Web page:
son of Isaiah, born in Massachusetts in 1799, has lived in Athens (town and township) fifty-four years. Social and genial in his daily intercourse with friends, few men lead a more placid life than “Uncle Nick.” With a heart corresponding in capacity to his ponderous frame, with a healthy and happy temperament, he is one of those kind-hearted men whom dumb animals like and children make friends with. He fondly cherishes the remembrance of his once having lived in Judge Silvanus Ames’ family, in Ames township, in the summer of 1817. Edward R. Ames (Rev. Bishop Ames) at that time was eleven years old, and Mr. Baker, partial to him in boyhood, refers to their early acquaintance with lively pleasure. He relates with much gusto and laughter how “the bishop,” being naturally rather lazy, would lie on the grass in the shade and amuse young Baker with his talk, while the latter cheerfully performed an extra amount of work for his dreaming companion. Mr. Baker, formerly a farmer, has resided for many years past in the town of Athens. His son, George W. Baker, is now treasurer of Athens county.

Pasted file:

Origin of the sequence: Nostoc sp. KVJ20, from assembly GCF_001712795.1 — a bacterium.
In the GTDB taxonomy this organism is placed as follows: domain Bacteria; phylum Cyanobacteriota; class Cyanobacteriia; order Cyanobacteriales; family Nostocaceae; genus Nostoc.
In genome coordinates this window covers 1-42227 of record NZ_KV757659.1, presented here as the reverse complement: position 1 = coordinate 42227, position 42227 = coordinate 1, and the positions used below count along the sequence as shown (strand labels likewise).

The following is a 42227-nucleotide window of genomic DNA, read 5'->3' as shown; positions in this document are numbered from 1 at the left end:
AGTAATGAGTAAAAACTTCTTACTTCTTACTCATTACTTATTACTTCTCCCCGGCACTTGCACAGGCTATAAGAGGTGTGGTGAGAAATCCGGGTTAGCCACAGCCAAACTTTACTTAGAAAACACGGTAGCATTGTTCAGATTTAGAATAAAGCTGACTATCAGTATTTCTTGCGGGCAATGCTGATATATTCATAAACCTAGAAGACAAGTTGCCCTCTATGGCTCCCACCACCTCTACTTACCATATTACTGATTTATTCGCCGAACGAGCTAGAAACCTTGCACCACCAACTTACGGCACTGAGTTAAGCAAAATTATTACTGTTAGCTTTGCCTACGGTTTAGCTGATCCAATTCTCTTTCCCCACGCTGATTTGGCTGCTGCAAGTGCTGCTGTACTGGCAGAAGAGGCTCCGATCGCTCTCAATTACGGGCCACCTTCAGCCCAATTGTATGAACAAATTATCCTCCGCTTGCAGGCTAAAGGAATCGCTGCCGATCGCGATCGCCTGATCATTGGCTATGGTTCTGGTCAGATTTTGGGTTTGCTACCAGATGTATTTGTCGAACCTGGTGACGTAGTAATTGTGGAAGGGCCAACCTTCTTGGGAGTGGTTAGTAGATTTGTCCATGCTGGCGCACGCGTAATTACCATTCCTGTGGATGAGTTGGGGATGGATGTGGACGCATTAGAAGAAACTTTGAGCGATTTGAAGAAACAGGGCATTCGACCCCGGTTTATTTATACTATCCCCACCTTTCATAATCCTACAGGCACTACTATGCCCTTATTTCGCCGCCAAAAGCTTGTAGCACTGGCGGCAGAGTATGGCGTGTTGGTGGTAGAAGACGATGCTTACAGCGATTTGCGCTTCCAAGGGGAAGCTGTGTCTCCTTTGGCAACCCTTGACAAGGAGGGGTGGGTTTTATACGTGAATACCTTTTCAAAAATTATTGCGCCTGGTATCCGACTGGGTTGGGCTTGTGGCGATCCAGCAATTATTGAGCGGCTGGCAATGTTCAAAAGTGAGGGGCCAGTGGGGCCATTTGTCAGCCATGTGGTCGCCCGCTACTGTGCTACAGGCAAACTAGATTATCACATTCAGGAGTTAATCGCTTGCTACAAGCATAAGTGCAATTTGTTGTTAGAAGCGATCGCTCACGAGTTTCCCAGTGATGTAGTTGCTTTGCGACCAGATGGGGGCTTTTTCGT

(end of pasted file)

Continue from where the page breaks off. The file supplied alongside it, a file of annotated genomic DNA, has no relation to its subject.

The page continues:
["History of Athens County, Ohio...."by Charles M. Walker - 1869]

John Ballard

was born in Charlemont, Massachusetts, October 1st, 1790, and came to Athens in February, 1839. During the greater part of his residence here he engaged successfully in the mercantile business; was also for several years president of the Athens branch of the State Bank, and a leading man in the local enterprises of the place. He has now retired from business. Four of his sons are living, viz: Otis, a banker in Circleville, Ohio; Charles, manufacturer of farm implements in Springfield, O.; James, merchant in Athens, and the Rev. Addison Ballard at Detroit, Michigan.

["History of Athens County, Ohio...."by Charles M. Walker - 1869]

Capt. Isaac Barker